CZI Pushes For “Proper” Zim Dollar Price Recovery
The Confederation of Zimbabwe Industry (CZI) has urged authorities to adhere to strict Dutch Auction System rules at the Reserve Bank of Zimbabwe (RBZ)-run foreign currency auction market in order to achieve market driven price discovery of the local currency.
The Zimbabwe dollar has been plummeting rapidly against the USD recently and the RBZ has laid blame on some individuals and companies who are illegally trading foreign currency for undermining its value.
The parallel market premium for foreign currency has grown nearly 100 percent to ZWL$ 170 at a time the auction market still trades at ZWL$ 88 against the USD.
CZI laid the blame on authorities for failed to make the auction market produce a price where foreign currency generators are willing to supply the foreign currency auction which has resulted in many selling at much lucrative parallel market rates.
‘(RBZ should) Implement the standard rules of a Dutch auction meaning that higher bidders are allocated in full. This will allow supply and demand to play its full role at the auction and make it a true price discovery mechanism,” said CZI in its recommendations.
“Failure of the foreign currency auction system to operate as a proper Dutch Auction system, (has) resulted in failing to produce a price where foreign currency generators are willing to supply the foreign currency auction.”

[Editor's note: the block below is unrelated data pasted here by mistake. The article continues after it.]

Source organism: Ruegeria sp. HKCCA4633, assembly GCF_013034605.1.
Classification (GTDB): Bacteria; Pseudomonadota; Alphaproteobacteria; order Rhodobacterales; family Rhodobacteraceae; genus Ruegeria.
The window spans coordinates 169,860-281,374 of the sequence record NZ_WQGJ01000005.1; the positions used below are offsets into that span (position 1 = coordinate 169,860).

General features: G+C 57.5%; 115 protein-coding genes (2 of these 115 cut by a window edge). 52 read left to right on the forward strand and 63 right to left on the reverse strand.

By design, a Dutch auction is a price discovery process in which the auctioneer has to start with the highest asking price and lowers it until it reaches a price level where all the bids received will exhaust the entire quantity on offer.
However, in contrast, the foreign auction market has seen most companies go for more than 10 weeks before their accepted bids are cleared.
The Bank has been also criticized for failure to declare the amount of foreign currency available for auction, a situation that has led to the bank auctioning foreign currency it does not have.
“Have a known amount to be auctioned beforehand; Assign to the bidders from the highest bids down; Allow the highest bidders to have their full amounts at the bid rate and Only pro rata bids at the lowest accepted rate in relation to the remaining amount available,” said CZI.
The industry body has also recommended that settling winning bids should be done within 48-72 hours (T+3) and this will not be difficult once the auction is based on the declared available amounts.
“The extended backlog discourages players that have genuine need for foreign currency and cannot afford to wait for six weeks while those that are importing simply due to the existence of cheap foreign currency do not mind waiting to get their bids honoured, even though they have resources tied down during the waiting period. Thus, the foreign currency auction is now attracting foreign currency demand that would normally not have been there,” said CZI.
CZI has also noted other factors behind the runaway exchange rate which includes the bulk payments to farmers and contractors of major infrastructure projects which has created a huge demand for foreign currency.
To avert the increase in money supply, experts have implored the Central Bank to adhere to its promise to keep reserve money supply to 20 percent.
Yet still, CZI warns that the current reserve money target growth rate of 20 percent per quarter is too high in compounded terms per annum under conditions of confidence erosion.